Mr. Chair, regrettably, we see no signs that Russia and its proxies are interested in protecting vulnerable infrastructure, which serves civilians on both sides of the line of contact. We hear reports of Russia-led tank formations spotted in non-government controlled areas that are larger than the armored forces of many of the States seated here today. Recall that, because the SMM can only capture a fraction of the incidents, the real picture is likely much more severe. Civilians are killed and wounded regularly, simply because they cannot leave the area. And the situation is deteriorating.
While the security situation is indeed dire, a path forward exists. The Minsk agreements, in their totality, form the basis of a peaceful settlement in the Donbas. Russia is a party to the agreements, yet remains unwilling to take the first steps in creating the conditions for the implementation of the agreements. Until it does, the conflict will continue.
As Ambassador Apakan alluded to, Mr. Chair, in all of this our SMM monitors remain exposed, and increasingly so. The United States calls upon the Russian Federation and its proxies to stop immediately their restriction of, and interference with, SMM patrols, equipment, and monitoring capabilities. In addition, reports of threats to monitors by so-called “DPR” and “LPR” militants continue. On December 6, two SMM monitors were forcibly detained and their phones confiscated by plain-clothed, so-called “DPR” authorities. Two hours later the monitors were released, with no clear reasons for their detention. These actions must end, Mr. Chair, and we call on the Russian Federation and its proxies in eastern Ukraine to cease these threats and provide for full, free, and safe access for the SMM to fully fulfill its mandate.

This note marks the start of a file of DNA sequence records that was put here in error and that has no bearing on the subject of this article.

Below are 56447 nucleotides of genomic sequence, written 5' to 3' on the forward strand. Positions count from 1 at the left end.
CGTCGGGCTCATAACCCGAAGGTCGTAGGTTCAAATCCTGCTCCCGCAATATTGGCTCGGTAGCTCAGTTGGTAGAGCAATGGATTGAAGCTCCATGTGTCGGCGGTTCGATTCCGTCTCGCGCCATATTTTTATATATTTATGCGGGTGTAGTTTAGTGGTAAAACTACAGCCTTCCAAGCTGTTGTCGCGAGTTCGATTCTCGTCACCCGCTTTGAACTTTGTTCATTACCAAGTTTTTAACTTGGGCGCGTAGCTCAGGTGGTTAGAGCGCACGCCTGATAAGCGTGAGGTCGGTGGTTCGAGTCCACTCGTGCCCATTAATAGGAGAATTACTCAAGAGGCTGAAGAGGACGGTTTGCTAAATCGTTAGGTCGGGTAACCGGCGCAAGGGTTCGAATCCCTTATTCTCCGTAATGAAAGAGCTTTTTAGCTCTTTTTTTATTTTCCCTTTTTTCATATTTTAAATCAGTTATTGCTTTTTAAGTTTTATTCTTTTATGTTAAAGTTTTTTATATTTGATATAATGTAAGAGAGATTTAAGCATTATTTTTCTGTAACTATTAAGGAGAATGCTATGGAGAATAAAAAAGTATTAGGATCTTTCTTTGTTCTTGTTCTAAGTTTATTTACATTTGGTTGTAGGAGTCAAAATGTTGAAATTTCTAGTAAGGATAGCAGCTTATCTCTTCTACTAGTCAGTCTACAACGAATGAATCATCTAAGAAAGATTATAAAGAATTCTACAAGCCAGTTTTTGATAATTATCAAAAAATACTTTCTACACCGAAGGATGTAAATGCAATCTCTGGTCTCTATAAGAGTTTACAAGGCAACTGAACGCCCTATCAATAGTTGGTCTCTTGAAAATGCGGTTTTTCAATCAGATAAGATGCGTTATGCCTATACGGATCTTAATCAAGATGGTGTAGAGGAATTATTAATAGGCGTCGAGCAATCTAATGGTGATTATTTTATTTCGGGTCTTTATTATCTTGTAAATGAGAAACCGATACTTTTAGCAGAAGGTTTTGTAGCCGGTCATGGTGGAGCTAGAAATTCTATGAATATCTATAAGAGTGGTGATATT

Mr. Chair, the United States condemns the arrest and detention of 70 Crimean Tatar activists who were targeted for staging peaceful, individual demonstrations across multiple locations in the Russia-occupied Crimean peninsula. On December 18, trials began for 65 of them. The actions of the Russian occupation authorities appear designed to punish and intimidate anyone who speaks out against the occupation. The United States once again calls upon Russia to end its repressive actions in occupied Crimea and return control of Crimea to Ukraine.
In closing, Mr. Chair, let me stress: the United States fully supports Ukraine’s sovereignty, independence, and territorial integrity within its internationally-recognized borders. We do not, nor will we ever, recognize Russia’s purported annexation of Crimea. Crimea-related sanctions on Russia will remain in place until Russia returns full control of the peninsula to Ukraine. And we join our European and other partners in restating that our sanctions against Russia for its aggression in eastern Ukraine will remain until Russia fully implements its commitments under the Minsk agreements.
Thank you, Mr. Chair.